The Chinese government has quarantined the city where the deadly coronavirus originated and plans to shut down the airport and public transport, according to reports on the country's social media networks.

China may have also drastically under reported the number of people infected by a mysterious coronavirus that has since spread around the world.

The number of deaths linked to the virus, that originated in China, has risen to 17 — a near doubling in the past 24 hours - according to officials in Hubei province. More than 500 people are infected.

But there are fears that figure could be as high as 10,000, with warnings the new strain is "as deadly as Spanish flu" which killed 50 million people.

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Professor Neil Ferguson, an expert in mathematical biology at Imperial College London, said the death rate was "roughly the same as for The Spanish flu epidemic, at around one in 50".

The virus, which causes pneumonia-like symptoms, was discovered in the metropolis of Wuhan, the capital of Hubei, in late December.

Health Officials in hazmat suits check body temperatures of passengers arriving from the city of Wuhan. Photo / AP
Health Officials in hazmat suits check body temperatures of passengers arriving from the city of Wuhan. Photo / AP

Chinese officials had earlier counted 470 people infected across the country. But reporting by The Guardian suggests the true number may be as high as 1700.

Relatives told the publication that some Chinese hospitals are not testing patients for the virus.

A man named Huang alleges his mother was admitted to hospital with a fever and cough.

She was not tested for the mystery illness, nor quarantined from other patients.

She died on January 14 - with the official cause of death listed as severe pneumonia. Two doctors told the family privately that she had likely contracted the coronavirus, but provided no documentation.

The woman's family was allegedly pressured to cremate her body. Afterwards, staff disinfected the vehicle they had travelled in and threw away hazmat suits.

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Incidents of the disease have also been reported in Japan, the Philippines, South Korea, Taiwan, Thailand and the US, as well as in the Chinese territories of Hong Kong and Macau.

There was one suspected case of the virus in Australia, with a man placed in isolation in Brisbane over fears he contracted it while in China. He has since been cleared and released from home isolation.

A hospital staff member looks out a window of the Wuhan Medical Treatment Centre. Photo / AP
A hospital staff member looks out a window of the Wuhan Medical Treatment Centre. Photo / AP
Staff move bio-waste containers past the entrance of the Wuhan Medical Treatment Centre. Photo / AP
Staff move bio-waste containers past the entrance of the Wuhan Medical Treatment Centre. Photo / AP
Travellers wear face masks as they line up at turnstiles at a train station in Nantong, eastern China's Jiangsu province. Photo / AP
Travellers wear face masks as they line up at turnstiles at a train station in Nantong, eastern China's Jiangsu province. Photo / AP

An Australian doctor ordered the tests when the man presented with flu-like symptoms after returning home from visiting the city of Wuhan.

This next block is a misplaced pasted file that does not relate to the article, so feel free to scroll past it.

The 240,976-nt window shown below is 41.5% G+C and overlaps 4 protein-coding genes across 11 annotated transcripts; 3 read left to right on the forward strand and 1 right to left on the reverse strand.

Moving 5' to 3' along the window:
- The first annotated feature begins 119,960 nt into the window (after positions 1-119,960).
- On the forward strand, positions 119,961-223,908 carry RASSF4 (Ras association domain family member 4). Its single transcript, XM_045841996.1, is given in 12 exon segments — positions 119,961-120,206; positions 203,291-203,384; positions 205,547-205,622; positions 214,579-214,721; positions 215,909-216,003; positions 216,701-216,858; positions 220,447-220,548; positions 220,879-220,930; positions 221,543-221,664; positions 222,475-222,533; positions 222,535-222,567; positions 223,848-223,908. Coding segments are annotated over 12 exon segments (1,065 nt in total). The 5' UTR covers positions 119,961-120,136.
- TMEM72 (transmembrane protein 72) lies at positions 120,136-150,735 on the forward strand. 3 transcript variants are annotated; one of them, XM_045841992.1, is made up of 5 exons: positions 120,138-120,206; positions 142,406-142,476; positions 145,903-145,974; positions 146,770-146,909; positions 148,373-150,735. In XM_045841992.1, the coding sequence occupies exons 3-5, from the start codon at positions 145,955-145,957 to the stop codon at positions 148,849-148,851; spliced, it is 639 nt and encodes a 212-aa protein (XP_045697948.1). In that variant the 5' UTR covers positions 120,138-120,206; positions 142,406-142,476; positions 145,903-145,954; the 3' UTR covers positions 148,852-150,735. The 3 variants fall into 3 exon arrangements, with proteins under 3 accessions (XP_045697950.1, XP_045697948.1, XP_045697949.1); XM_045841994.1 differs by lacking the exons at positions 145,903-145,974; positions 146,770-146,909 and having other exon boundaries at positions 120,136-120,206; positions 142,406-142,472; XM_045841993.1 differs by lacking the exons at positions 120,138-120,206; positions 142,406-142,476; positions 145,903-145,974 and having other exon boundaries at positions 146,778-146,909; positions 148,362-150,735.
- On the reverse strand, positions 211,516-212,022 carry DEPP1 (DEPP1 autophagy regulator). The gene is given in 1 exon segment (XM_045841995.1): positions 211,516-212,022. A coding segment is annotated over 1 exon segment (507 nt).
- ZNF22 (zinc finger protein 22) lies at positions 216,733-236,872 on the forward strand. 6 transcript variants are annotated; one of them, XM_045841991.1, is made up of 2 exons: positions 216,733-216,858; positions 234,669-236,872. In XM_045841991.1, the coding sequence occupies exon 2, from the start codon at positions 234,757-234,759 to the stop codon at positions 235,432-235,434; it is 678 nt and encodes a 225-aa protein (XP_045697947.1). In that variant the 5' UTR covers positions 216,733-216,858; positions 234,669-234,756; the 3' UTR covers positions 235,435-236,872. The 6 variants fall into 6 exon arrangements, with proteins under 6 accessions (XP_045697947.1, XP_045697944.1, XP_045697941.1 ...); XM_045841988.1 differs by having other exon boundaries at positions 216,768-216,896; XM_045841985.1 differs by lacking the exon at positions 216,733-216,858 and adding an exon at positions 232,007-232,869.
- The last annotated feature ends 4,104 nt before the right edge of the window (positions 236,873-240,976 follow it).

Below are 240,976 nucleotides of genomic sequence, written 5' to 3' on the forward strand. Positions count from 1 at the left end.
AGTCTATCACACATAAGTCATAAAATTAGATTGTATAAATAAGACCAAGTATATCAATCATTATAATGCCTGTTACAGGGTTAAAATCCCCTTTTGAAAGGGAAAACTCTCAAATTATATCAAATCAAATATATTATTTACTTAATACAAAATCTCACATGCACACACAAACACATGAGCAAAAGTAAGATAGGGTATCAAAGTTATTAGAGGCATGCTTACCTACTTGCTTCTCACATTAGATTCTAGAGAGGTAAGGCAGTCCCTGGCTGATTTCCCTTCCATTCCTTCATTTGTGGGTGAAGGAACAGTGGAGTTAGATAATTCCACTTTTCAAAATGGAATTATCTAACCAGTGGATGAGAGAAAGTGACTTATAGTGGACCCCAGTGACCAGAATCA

He has since been released from isolation, with Queensland Health confirming he was no longer showing symptoms.

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Several countries increased border health checks to guard against the disease's spread, including Australia, the US, the UK and Russia.

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The new coronavirus belongs to the same family of viruses that caused Severe Acute Respiratory Syndrome (SARS), a disease that killed 800 people globally in a 2002-03 pandemic that also started in China.

Scientists in China said the new coronavirus may have been transmitted during the illegal trade of wild animals.

China's Disease Control and Prevention Centre director Gao Fu said the virus is believed to have originated at a market in Wuhan, from where it mutated and became transmissible from person to person.

A health official watches travellers on a thermographic monitor at the Kuala Lumpur International Airport in Sepang, Malaysia. Photo / AP
A health official watches travellers on a thermographic monitor at the Kuala Lumpur International Airport in Sepang, Malaysia. Photo / AP

"From what we know, the source was the wild animals sold at the seafood market," Gao told journalists on Wednesday.

"The virus of this wild animal is gradually mutating."

NORTH KOREA BAN

North Korea has made the decision to ban foreign tourists from entering the country as a way of safeguarding against the spread of a deadly virus from China.

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The deadly Chinese virus is continuing to spread. Photo / 123RF
The deadly Chinese virus is continuing to spread. Photo / 123RF

The announcement was made by leading operator, Young Pioneer Tours, with the company saying it had been informed North Korea was temporarily not allowing tourists due to the spread of the coronavirus, which has been named 2019-nCoV.

The mystery virus emerged in the city of Wuhan, China, and has so far killed at least nine people, with 440 confirmed cases and almost 1400 people under medical observation.

Most foreign tourists to North Korea are Chinese or people of other nationalities who travel to the North from China, its major diplomatic ally and biggest aid benefactor.